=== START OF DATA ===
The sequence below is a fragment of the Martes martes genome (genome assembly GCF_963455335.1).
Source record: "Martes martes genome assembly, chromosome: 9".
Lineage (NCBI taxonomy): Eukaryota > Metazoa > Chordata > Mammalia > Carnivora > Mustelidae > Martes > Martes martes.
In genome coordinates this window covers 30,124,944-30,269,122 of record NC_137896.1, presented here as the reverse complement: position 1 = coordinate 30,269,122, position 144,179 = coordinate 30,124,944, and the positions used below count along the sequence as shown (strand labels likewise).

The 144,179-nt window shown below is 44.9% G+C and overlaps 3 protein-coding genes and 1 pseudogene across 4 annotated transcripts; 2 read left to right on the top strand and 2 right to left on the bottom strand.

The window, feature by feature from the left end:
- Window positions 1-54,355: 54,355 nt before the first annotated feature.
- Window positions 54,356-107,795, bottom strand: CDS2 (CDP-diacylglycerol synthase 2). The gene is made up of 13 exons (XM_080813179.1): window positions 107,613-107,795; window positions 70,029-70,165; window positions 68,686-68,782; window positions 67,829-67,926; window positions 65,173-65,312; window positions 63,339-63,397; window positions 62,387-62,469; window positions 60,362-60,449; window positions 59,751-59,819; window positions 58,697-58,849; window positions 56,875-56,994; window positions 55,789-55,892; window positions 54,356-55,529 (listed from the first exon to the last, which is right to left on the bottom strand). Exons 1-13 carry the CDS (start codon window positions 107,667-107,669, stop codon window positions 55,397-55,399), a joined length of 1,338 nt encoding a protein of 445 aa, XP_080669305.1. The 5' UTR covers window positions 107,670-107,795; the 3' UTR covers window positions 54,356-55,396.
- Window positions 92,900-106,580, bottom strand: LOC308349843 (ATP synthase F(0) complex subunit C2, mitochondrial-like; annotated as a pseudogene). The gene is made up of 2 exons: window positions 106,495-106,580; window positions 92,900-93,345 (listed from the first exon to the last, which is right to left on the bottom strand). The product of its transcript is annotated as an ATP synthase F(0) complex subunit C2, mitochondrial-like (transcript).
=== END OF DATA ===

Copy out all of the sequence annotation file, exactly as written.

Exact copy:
The sequence below is a fragment of the Martes martes genome (genome assembly GCF_963455335.1).
Source record: "Martes martes genome assembly, chromosome: 9".
Lineage (NCBI taxonomy): Eukaryota > Metazoa > Chordata > Mammalia > Carnivora > Mustelidae > Martes > Martes martes.
In genome coordinates this window covers 30,124,944-30,269,122 of record NC_137896.1, presented here as the reverse complement: position 1 = coordinate 30,269,122, position 144,179 = coordinate 30,124,944, and the positions used below count along the sequence as shown (strand labels likewise).

The 144,179-nt window shown below is 44.9% G+C and overlaps 3 protein-coding genes and 1 pseudogene across 4 annotated transcripts; 2 read left to right on the top strand and 2 right to left on the bottom strand.

The window, feature by feature from the left end:
- Window positions 1-54,355: 54,355 nt before the first annotated feature.
- Window positions 54,356-107,795, bottom strand: CDS2 (CDP-diacylglycerol synthase 2). The gene is made up of 13 exons (XM_080813179.1): window positions 107,613-107,795; window positions 70,029-70,165; window positions 68,686-68,782; window positions 67,829-67,926; window positions 65,173-65,312; window positions 63,339-63,397; window positions 62,387-62,469; window positions 60,362-60,449; window positions 59,751-59,819; window positions 58,697-58,849; window positions 56,875-56,994; window positions 55,789-55,892; window positions 54,356-55,529 (listed from the first exon to the last, which is right to left on the bottom strand). Exons 1-13 carry the CDS (start codon window positions 107,667-107,669, stop codon window positions 55,397-55,399), a joined length of 1,338 nt encoding a protein of 445 aa, XP_080669305.1. The 5' UTR covers window positions 107,670-107,795; the 3' UTR covers window positions 54,356-55,396.
- Window positions 92,900-106,580, bottom strand: LOC308349843 (ATP synthase F(0) complex subunit C2, mitochondrial-like; annotated as a pseudogene). The gene is made up of 2 exons: window positions 106,495-106,580; window positions 92,900-93,345 (listed from the first exon to the last, which is right to left on the bottom strand). The product of its transcript is annotated as an ATP synthase F(0) complex subunit C2, mitochondrial-like (transcript).